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Dissecting the Equity Market Variance Risk Premium

| | Posted in: Volatility Effects

Is there a more precise way to measure the premium available to investors willing to bear volatility risk than overall return variance? In their January 2015 paper entitled “Downside Variance Risk Premium”, Bruno Feunou, Mohammad Jahan-Parvar and Cedric Okou investigate the usefulness of  (1) decomposing the variance risk premium (the difference between option-implied and realized variance) into upside and downside components and (2) defining the difference between these components as the skewness risk premium. They use high-frequency (5-minute) S&P 500 Index squared positive (negative) returns plus squared overnight positive (negative) returns to calculate realized upside (downside) variance. They sum upside and downside components to obtain total realized variance. They derive option-implied volatility from the most liquid out-of-the-money S&P 500 Index put and call options. Using intraday S&P 500 Index returns, daily S&P 500 Index option data and monthly yields for 3-month U.S. Treasury bills as the risk-free rate during September 1996 through December 2010, they find that:

  • The downside variance risk premium comprises over 80% of the total variance risk premium and has a significantly positive relationship to the equity risk premium.
  • The skewness risk premium has significant power to predict equity market excess (relative to the risk-free rate) returns, filling a gap in predictability between the short term (one to three months by the downside variance risk premium) and the long term (a year or more by valuation ratios).
    • The skewness risk premium constructed from the last month (quarter) of data predicts stock market excess returns about eight to 12 (four to 12) months ahead.
    • The skewness risk premium constructed from the past six or 12 months of data predicts stock market excess returns most strongly about nine months ahead.
  • The total variance risk premium and the upside variance risk premium interact strongly with contemporaneous economic indicators, most notably total payroll in the private sector. The downside variance and skewness risk premiums interact much less strongly, suggesting they offer different information.
  • In out-of-sample tests, downside variance and skewness risk premiums exhibit power to predict stock market excess returns equal to or better than those of total variance risk premium, price-dividend ratio and price-earnings ratio.
  • Policy announcements that resolve financial/monetary uncertainty tend to reduce the magnitudes of all variance risk premium metrics.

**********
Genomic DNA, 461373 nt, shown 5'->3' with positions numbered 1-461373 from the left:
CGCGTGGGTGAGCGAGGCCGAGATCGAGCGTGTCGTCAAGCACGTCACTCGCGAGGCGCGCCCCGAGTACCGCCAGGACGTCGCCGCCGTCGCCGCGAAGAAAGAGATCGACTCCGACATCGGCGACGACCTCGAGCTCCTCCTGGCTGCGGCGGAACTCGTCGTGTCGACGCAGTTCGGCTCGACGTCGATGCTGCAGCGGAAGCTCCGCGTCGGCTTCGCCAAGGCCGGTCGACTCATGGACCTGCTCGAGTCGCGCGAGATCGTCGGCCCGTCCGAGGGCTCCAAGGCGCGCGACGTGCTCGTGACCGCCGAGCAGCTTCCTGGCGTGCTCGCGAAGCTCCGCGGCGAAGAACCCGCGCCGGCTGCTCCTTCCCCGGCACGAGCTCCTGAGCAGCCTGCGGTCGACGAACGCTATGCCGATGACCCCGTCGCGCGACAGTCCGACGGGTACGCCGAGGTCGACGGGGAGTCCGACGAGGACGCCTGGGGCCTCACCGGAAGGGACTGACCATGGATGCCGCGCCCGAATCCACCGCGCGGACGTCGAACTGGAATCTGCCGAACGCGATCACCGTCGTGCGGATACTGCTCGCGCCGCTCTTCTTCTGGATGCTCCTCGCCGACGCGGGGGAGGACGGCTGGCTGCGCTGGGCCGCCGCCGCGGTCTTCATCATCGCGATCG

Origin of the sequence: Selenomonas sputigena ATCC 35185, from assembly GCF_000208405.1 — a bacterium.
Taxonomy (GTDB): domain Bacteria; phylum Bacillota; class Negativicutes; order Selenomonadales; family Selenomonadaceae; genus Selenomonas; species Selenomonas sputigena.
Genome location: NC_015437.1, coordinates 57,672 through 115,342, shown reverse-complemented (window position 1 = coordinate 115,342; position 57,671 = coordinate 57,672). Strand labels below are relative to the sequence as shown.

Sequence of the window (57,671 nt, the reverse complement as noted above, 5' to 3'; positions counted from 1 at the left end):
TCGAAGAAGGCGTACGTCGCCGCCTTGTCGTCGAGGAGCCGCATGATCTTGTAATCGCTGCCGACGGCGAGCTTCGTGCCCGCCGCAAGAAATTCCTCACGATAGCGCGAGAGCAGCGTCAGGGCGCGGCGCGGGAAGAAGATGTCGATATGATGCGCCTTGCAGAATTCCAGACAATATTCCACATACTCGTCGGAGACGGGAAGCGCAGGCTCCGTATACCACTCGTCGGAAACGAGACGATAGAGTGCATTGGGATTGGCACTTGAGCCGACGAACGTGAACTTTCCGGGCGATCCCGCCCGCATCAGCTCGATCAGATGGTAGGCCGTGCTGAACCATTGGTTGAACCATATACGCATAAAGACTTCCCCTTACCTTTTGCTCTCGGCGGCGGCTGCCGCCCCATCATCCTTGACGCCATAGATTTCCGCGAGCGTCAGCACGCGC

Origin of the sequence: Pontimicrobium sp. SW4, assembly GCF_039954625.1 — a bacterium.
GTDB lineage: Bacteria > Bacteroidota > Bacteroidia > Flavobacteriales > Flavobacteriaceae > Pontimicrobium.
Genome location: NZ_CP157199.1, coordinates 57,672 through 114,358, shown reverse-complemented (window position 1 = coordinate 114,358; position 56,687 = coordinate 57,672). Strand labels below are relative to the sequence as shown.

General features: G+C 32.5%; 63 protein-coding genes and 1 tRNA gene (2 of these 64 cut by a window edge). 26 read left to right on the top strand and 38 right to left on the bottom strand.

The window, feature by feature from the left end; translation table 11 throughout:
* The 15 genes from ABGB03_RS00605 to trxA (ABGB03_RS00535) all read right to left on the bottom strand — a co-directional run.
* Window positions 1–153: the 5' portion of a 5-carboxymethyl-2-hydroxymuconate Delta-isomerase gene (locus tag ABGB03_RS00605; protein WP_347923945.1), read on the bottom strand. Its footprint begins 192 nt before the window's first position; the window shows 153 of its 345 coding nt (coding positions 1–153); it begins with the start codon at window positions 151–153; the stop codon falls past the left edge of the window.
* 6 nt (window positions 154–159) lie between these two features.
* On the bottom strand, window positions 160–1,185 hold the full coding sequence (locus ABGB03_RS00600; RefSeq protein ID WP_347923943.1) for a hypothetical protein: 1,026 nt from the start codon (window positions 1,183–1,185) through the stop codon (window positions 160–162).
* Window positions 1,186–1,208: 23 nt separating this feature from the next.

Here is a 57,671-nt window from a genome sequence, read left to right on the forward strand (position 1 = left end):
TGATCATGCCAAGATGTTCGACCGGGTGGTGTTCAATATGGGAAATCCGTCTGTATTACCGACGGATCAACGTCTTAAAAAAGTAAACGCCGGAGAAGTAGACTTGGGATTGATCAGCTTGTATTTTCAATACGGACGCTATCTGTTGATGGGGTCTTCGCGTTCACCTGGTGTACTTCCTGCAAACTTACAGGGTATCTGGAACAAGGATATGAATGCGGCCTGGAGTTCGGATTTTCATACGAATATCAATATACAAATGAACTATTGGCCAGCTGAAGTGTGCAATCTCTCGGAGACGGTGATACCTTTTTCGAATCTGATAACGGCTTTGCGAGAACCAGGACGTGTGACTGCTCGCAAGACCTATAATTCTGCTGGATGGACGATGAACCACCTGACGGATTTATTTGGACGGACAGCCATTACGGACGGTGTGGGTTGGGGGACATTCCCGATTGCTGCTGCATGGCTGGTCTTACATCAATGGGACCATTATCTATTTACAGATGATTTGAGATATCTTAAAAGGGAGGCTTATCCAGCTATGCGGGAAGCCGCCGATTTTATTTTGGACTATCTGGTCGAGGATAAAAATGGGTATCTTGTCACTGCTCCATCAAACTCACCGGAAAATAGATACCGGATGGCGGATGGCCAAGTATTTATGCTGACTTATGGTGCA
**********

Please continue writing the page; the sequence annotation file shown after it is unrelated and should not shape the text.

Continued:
• Results are robust to correction for a wide variety of common pricing factors.

The following charts, taken from the paper, track U.S. equity market total variance risk premium, downside variance risk premium, upside variance risk premium and skewness risk premium over the available sample period. Shaded areas correspond to NBER economic contractions.

The downside variance risk premium is positive most of the time, while the upside variance risk premium is usually negative. Their combination, the total variance risk premium, is positive most of the time, reflecting the fact that investors are willing to pay more to hedge against bad uncertainty than to exploit good uncertainty. The skewness risk premium is consistently negative, suggesting that investors prefer higher skewness.


In summary, evidence suggests that downside variance and skewness risk premiums may be useful indicators of future stock market performance.

Cautions regarding findings include:

  • The paper is esoteric and does not directly test any market timing strategies based on findings. Investors would likely have to retain an expert manager to perform the analyses, thereby bearing fees. 
  • Analyses are gross, not net. Accounting for frictions involved in executing any timing strategy based on findings would reduce effectiveness of predictive powers.
  • Testing different past calculation intervals and forecast horizons introduces data snooping bias, such that the strongest findings tend to overstate effectiveness for new data. There may also be secondary snooping bias in methods/specifications borrowed from past research.

See also “Downside Beta Premium” for a more investor-oriented approach to measurement of downside risk at the stock level.

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